I’m sure most people want to live in harmony with nature’s creatures, big and small, but ants are often an exception for many of us. Seeing their endless black trails from the smallest of gaps in your flooring, and having muffins (left on the bench for what seems like 2 minutes) engulfed by an army of tiny black soldiers is enough to spark genuine rage! I feel awful killing these guys, and we actively step over ant trails when out walking, but I certainly do not want them in my kitchen!
Did you know that ants are very successful little creatures, with more than 10,000 known species? The ants you see rushing around are the workers; they are wingless females that never reproduce, but instead, forage for food, care for the queen’s offspring, work on the nest, protect the community, and perform many other duties. Doesn’t that make you want to deter them, and not kill them?
Why are ants coming inside?
To survive, of course, as is what motivates all animals. Ants smell food, and in dry biomes, they’re also chasing water. Sometimes their nests get flooded by heavy rain so they look to make their nests elsewhere.
The solution to keep ants out of your house should be relatively simple:
1. Prevent them from coming in, and
2. Not be their MasterChef kitchen.
Here are some tips on handling some of earth’s smallest little creatures
Results will vary depending on so many factors, including the type of ants, how well you actually clean versus how well you think you’re cleaning, whether wind or rain destroys your best efforts at barrier control… If your chosen method doesn’t work first go, don’t give up, try again (or another natural method)! You got this!
Follow ant trails to their source of entry. It will likely be a crack in a wall, loose window frames, or power outlets. Seal the crevices with putty, glue, or plaster. Failing an opportunity to permanently seal off their golden gateway to your home, pour a few drops of peppermint oil onto a piece of cotton wool or cloth and carefully wedge it into the crevice.
It’s a handy fact to know that ants are repelled by cinnamon, black pepper and garlic, so sprinkling these around entrance points may be useful. Peppermint, eucalyptus and tea tree essential oils are natural insect repellents – just add 10 drops of essential oils to 1/4 cup of water/vinegar to a spray bottle, then spray and wipe down surfaces to keep your home smelling fresh and ant-free. You could also diffuse these essential oils.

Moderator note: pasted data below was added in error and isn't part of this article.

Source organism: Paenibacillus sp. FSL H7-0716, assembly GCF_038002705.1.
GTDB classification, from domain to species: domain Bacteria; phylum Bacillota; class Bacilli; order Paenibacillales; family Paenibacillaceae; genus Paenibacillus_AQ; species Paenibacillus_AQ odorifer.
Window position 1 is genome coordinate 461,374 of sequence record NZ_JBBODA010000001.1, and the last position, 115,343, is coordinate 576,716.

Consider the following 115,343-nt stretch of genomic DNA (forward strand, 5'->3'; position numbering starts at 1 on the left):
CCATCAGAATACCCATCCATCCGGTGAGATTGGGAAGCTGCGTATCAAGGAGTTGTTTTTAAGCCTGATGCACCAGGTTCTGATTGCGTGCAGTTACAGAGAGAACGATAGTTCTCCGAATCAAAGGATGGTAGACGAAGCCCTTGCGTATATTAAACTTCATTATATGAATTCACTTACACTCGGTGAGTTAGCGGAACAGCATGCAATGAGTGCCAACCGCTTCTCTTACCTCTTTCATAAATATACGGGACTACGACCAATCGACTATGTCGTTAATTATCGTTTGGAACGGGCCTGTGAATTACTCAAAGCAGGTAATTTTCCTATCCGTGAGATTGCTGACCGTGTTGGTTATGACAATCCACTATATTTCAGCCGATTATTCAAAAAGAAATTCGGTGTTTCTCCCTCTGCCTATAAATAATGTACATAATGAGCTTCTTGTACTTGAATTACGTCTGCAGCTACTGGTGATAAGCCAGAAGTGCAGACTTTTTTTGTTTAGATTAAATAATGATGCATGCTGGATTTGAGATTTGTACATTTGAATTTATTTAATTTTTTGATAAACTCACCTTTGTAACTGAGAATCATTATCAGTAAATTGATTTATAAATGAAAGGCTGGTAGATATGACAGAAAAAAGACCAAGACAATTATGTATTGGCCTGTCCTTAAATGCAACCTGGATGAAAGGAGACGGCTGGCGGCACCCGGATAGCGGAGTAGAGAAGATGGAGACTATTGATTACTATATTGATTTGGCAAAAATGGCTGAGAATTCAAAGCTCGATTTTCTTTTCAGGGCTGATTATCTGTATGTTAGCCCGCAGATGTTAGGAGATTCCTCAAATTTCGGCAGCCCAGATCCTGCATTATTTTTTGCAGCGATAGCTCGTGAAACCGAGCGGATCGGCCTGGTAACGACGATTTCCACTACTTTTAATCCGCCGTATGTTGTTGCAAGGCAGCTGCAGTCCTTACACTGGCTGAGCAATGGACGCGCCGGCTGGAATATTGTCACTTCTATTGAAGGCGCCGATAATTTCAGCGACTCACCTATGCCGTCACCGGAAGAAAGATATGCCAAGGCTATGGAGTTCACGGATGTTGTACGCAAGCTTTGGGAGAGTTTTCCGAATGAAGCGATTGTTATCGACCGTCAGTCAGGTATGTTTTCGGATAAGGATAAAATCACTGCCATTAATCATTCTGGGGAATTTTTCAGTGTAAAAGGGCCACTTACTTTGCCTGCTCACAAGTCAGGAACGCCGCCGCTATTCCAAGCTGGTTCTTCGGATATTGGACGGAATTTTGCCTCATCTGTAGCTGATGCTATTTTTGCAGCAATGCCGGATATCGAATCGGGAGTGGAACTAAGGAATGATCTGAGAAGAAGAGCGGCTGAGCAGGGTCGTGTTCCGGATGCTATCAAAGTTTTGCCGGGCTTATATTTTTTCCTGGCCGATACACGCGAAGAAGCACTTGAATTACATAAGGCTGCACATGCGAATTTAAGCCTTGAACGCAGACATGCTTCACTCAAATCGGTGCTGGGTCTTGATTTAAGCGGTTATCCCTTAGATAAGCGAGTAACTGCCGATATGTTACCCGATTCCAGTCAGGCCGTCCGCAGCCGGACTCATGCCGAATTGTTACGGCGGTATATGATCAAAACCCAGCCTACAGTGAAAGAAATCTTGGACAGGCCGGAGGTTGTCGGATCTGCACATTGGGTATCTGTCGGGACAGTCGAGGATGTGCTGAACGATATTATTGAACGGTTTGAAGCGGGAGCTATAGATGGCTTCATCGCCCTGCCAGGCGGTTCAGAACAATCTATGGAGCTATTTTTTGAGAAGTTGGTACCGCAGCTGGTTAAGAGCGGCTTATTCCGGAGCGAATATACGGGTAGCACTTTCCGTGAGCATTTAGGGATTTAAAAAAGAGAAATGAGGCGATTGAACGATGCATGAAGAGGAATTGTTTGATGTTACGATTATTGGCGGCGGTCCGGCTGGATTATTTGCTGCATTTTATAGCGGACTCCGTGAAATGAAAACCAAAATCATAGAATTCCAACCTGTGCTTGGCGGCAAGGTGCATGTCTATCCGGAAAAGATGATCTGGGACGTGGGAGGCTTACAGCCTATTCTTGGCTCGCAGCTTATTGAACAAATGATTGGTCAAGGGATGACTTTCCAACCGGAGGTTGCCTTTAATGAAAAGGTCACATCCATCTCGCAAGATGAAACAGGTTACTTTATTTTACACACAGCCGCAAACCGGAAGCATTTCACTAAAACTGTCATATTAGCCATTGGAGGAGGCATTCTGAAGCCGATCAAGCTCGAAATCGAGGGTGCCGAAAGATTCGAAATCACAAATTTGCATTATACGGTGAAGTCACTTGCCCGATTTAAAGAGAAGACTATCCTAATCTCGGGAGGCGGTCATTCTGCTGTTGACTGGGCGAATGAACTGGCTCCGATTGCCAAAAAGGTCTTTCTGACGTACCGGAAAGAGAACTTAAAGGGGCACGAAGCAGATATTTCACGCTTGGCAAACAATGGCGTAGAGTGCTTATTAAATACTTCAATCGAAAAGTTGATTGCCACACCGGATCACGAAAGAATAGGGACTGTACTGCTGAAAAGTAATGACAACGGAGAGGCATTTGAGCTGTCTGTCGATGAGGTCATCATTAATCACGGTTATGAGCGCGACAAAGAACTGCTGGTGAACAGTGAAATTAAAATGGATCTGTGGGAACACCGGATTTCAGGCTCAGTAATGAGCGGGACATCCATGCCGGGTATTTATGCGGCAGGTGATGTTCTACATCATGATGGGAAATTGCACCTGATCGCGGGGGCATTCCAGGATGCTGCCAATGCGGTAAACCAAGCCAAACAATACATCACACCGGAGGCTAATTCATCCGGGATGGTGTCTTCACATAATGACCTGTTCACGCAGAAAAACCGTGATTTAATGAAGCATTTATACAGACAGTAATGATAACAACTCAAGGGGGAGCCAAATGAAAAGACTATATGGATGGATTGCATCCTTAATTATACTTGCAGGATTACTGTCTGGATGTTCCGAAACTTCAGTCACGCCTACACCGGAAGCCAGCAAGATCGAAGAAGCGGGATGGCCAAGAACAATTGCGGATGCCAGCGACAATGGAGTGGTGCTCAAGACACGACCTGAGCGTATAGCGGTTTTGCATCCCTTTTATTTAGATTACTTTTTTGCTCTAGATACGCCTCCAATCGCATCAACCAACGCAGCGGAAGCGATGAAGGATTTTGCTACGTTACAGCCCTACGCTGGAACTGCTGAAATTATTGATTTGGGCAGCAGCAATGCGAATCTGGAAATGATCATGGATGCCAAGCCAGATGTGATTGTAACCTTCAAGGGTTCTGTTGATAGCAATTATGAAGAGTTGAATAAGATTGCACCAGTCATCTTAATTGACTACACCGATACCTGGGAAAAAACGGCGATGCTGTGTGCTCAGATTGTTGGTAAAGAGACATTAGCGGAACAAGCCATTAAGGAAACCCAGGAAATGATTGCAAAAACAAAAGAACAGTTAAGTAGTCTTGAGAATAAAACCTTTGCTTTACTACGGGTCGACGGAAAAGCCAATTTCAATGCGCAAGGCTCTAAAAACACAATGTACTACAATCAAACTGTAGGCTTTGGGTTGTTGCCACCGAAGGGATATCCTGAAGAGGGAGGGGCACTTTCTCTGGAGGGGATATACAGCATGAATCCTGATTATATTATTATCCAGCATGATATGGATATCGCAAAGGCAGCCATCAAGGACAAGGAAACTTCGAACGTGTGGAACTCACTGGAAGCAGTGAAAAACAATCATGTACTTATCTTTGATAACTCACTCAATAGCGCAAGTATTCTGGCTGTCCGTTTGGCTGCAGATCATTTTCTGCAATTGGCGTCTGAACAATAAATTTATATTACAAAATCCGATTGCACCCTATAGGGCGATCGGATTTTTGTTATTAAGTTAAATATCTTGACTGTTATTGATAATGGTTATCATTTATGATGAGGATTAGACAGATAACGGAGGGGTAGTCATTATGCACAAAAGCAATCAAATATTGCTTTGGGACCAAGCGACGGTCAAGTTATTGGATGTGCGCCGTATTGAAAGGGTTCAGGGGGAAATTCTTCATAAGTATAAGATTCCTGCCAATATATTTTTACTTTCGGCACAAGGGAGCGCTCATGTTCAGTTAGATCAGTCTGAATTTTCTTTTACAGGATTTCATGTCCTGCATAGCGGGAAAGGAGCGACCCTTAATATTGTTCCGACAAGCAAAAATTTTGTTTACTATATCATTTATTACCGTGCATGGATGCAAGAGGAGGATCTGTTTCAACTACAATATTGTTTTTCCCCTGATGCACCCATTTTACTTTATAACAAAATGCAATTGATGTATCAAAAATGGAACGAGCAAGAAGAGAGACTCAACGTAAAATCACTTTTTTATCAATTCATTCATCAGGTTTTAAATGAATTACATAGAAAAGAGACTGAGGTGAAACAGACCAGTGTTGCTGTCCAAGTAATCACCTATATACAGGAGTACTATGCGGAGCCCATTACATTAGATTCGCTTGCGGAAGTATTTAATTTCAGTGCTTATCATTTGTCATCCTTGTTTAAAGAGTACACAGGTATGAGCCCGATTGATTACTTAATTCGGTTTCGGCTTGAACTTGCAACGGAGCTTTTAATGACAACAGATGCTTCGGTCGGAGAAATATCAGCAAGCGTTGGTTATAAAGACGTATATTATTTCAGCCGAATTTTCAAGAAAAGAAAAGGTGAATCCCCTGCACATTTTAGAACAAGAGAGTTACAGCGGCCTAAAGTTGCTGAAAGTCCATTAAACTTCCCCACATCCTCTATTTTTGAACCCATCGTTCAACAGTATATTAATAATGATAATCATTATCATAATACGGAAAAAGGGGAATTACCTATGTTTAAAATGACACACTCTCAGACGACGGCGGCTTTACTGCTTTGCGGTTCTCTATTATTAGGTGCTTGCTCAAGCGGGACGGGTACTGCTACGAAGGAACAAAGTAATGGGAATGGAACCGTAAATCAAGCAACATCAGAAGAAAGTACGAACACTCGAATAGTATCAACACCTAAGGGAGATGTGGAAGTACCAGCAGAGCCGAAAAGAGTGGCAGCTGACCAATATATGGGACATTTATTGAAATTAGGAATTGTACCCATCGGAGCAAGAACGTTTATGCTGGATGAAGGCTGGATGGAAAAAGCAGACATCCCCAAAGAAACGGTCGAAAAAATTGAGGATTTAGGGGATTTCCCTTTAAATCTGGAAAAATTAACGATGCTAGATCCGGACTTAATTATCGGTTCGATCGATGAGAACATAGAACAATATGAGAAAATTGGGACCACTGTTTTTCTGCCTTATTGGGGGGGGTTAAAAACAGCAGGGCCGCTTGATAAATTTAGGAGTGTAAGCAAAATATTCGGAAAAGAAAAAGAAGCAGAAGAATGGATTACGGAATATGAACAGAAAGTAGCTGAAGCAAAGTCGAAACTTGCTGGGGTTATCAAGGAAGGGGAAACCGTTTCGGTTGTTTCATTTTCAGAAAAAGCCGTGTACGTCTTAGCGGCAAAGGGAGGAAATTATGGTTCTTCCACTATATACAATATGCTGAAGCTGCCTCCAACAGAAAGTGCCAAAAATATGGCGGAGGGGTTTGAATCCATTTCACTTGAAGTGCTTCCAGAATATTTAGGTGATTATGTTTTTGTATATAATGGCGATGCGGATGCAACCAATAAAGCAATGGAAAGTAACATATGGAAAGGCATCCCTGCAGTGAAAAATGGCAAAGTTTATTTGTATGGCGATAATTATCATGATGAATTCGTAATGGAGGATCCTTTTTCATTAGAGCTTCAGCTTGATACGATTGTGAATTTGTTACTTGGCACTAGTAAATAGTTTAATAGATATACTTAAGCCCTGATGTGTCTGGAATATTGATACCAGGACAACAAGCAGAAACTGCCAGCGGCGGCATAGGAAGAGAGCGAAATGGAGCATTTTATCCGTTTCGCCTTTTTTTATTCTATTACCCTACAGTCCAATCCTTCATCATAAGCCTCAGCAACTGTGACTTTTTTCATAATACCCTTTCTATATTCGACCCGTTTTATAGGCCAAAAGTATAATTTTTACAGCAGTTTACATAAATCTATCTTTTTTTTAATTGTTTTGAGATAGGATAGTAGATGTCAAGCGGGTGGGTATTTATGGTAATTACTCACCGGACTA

You could try filling a spray bottle with water, liquid castile soap (½ tsp for every ¼ cup of water) and peppermint essential oil (10 drops of peppermint for every ¼ cup of water) and spray around their entrance.
Apparently, ants don’t like chalk so try drawing (quite thickly) near entrance points (for ants) – I’m sure the kids will love this one!
Coffee grounds, lemon juice and diatomaceous earth have also proven successful for some members of my Facebook discussion group.
Don’t feed them
Like many animals who live in a modern world, ants just love sweet and fatty food, and water! By making the following tips normal practice in your home, you will definitely reduce the temptation for ants to make their way inside.
- Clean your kitchen after mealtimes.
- Eat in one place – crumbs between sofa cushions and between your sheets make your home oh-so-tempting for ants.
- Store food in airtight containers, and ripe fruit in the fridge.
- Clear out lunchboxes straight away after kids return from school (and maybe shake out their school bags too!).
- Wipe down benches, rubbish bins, and the sink with a mixture of half water/half vinegar. Ants can smell vinegar once it’s dry, while we can’t, and they don’t like it.
- Ants can track down leaking taps. Inspect your bathroom pipes and household taps regularly. Don’t leave pools of water around.
- Leaving your pet’s food bowl in the middle of a moat will indeed keep ants out of the bowl, but the smell will still attract them inside your house. Consider feeding your pet then cleaning the bowl straight away afterwards.
Use equal parts borax with equal parts sugar, combine into a paste and place near the cracks where ants are entering. This concoction is delicious to ants and should kill them (no doubt it’s the sugar!). It’s pretty lethal stuff so do keep the borax-sugar mix away from tiny humans.
Pouring boiling water may also be effective at killing ants, but some nests are very deep so you may not be killing them all.
Let’s hear it for the ants
They are wonderful earth companions. They will kill cockroach nymphs, spread the seeds of native plants, and break down waste in your garden. As talk amps up about the need to protect our earth’s biodiversity, ants will certainly be the heroes in this discussion. If you see one or two in your house and it’s a Sunday afternoon and you’re feeling chill, give them a name and thank them for all that they do for our beautiful planet. Then clean all of your surfaces because they came in for a reason.
Author, Advocate & Founder
Krissy wants to see a world where people make conscious, educated decisions that honour both humans and habitat. With a background in education and health promotion, she devotes her time to passionately increase awareness on common and avoidable toxins, in everyday items like washing powder and deodorant, and to educate individuals on how they can easily reduce their daily exposure, through simple and realistic do-it-yourself ideas and recipes.
Krissy has sold over 30,000 copies of her natural DIY recipe books, including her latest, award-winning book, Naturally Inspired - Simple DIY Recipes for Body Care and Cleaning, and offers honest and gentle guidance, education and 100+ natural DIY recipes on her website The Inspired Little Pot.